Two young Pakistani women have married in a civil partnership in the UK, becoming the first Muslim lesbians to wed. The news has shocked the conservative masses in their native Pakistan, where LGBT groups are shunned by both law and custom, albeit largely left alone provided they retain a low profile.
It was only in 1973 that the American Psychiatric Association removed homosexuality from its list of mental disorders. Numerous other countries – most in the West – followed suit and accepted homosexuality as a matter of orientation. Some began to legislate against discrimination based on sexual orientation. But homosexuality remains strictly taboo in most of the Middle East and Arab world, where it is considered unnatural under Islam, the dominant religion.
In Pakistan, despite strict laws, there is a quiet tolerance of gays, at least until they attract significant media attention. One example is the late Pakistani-American poet Ifti Nasim, who was the first Pakistani to come out, a decision that led him to stay in the U.S. where he knew he would have fewer problems with acceptance. Still, the Pakistani literary community expressed respect when Nasim died in 2011.
A Pakistani couple jailed in 2007 was more unfortunate. In this case, the husband had undergone two sex change operations, although doctors acting on behalf of the court ruled that he was still a woman (full beard notwithstanding). What was interesting, though, was that the court opted to hand down a lighter perjury conviction – on the grounds that the couple had lied about the husband’s status – rather than applying the tougher homosexuality provisions of the penal code.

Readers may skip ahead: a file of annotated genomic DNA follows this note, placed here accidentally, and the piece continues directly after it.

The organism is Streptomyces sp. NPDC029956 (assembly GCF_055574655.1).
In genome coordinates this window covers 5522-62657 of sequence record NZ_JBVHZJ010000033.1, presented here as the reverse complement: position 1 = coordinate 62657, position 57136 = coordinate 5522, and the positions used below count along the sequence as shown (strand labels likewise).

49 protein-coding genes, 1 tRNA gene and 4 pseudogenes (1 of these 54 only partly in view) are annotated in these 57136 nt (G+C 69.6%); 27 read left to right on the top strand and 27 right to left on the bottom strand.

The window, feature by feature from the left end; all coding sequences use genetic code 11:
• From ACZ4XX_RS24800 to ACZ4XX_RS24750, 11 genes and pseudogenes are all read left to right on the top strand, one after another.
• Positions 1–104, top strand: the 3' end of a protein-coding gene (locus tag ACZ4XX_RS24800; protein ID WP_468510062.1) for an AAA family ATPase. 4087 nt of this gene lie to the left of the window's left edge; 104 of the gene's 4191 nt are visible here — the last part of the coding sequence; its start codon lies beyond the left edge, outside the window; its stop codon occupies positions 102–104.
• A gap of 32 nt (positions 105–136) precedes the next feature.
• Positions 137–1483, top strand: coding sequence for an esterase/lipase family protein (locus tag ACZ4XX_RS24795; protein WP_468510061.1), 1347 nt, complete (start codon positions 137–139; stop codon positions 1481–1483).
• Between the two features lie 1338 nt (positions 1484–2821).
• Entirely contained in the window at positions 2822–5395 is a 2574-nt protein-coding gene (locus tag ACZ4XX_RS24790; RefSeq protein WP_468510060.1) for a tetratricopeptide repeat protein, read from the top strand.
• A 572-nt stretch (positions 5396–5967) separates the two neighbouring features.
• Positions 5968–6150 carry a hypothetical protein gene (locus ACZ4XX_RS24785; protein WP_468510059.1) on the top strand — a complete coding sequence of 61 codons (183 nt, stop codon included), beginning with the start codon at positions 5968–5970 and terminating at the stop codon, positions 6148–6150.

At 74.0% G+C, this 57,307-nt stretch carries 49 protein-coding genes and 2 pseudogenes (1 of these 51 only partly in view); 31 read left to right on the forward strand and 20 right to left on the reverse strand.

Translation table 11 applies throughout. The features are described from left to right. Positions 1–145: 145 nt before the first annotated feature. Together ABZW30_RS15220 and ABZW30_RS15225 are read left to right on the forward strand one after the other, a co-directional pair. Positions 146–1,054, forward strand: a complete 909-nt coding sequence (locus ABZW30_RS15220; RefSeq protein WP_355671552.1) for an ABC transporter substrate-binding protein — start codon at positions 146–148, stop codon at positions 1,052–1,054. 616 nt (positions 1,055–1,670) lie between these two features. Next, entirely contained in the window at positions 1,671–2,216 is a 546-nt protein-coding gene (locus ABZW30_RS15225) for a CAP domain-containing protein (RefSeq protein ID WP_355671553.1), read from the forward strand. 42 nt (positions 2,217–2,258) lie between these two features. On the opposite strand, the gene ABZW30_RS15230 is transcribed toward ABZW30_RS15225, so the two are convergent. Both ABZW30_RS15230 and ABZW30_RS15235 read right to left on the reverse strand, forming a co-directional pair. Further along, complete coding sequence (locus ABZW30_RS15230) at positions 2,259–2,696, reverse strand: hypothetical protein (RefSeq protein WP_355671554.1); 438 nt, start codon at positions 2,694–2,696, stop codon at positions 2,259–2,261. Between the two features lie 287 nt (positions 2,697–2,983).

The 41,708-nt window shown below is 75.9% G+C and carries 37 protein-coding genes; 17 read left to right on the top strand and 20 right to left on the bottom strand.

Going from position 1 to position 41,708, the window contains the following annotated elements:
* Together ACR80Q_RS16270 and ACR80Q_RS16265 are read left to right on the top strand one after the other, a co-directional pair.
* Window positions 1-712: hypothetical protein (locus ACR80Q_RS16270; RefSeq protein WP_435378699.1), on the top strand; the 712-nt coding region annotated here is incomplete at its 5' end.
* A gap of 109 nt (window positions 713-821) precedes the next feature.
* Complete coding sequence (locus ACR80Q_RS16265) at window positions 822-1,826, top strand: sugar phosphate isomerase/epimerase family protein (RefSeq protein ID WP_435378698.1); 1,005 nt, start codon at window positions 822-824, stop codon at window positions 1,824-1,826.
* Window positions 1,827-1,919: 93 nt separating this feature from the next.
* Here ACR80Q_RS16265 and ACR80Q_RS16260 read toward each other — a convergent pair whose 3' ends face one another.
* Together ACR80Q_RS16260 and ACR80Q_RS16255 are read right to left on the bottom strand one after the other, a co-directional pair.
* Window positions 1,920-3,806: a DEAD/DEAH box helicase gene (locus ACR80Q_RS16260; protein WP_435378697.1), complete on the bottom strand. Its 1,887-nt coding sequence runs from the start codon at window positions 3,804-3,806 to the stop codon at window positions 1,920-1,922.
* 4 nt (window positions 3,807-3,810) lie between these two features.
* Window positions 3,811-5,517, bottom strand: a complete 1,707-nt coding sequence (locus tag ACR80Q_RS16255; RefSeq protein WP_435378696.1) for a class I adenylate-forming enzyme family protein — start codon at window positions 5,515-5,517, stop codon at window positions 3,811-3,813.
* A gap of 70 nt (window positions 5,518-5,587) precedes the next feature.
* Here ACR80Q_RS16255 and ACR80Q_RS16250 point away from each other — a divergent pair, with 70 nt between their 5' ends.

The Pakistani newlyweds in the UK – Rehana Kausar (34) and Sobia Kamar (29) – have applied for political asylum, claiming that they fear persecution in their native country. Asylum could ultimately lead to citizenship.
That possibility has raised a few eyebrows in Pakistan, where some skeptics have noted that civil partnership is not an uncommon choice for those aiming to achieve UK citizenship. Since the 2005 London bombings, the path to UK citizenship has become much more difficult for Pakistanis.
While the LGBT community has welcomed the event as a milestone, Islamic scholars in the UK have been cautious in their choice of words. While they proclaim marriage to be between a man and a woman only, they concede that UK laws view things differently. Nonetheless, the couple were denied the chance to marry in a traditional nikah ceremony.
Kausar and Kamar managed to overcome that obstacle. Whether their marriage helps bring the LGBT community in Pakistan out from the shadows remains to be seen.
Malik Ayub Sumbal is an award-winning journalist based in Islamabad. He tweets @ayubsumbal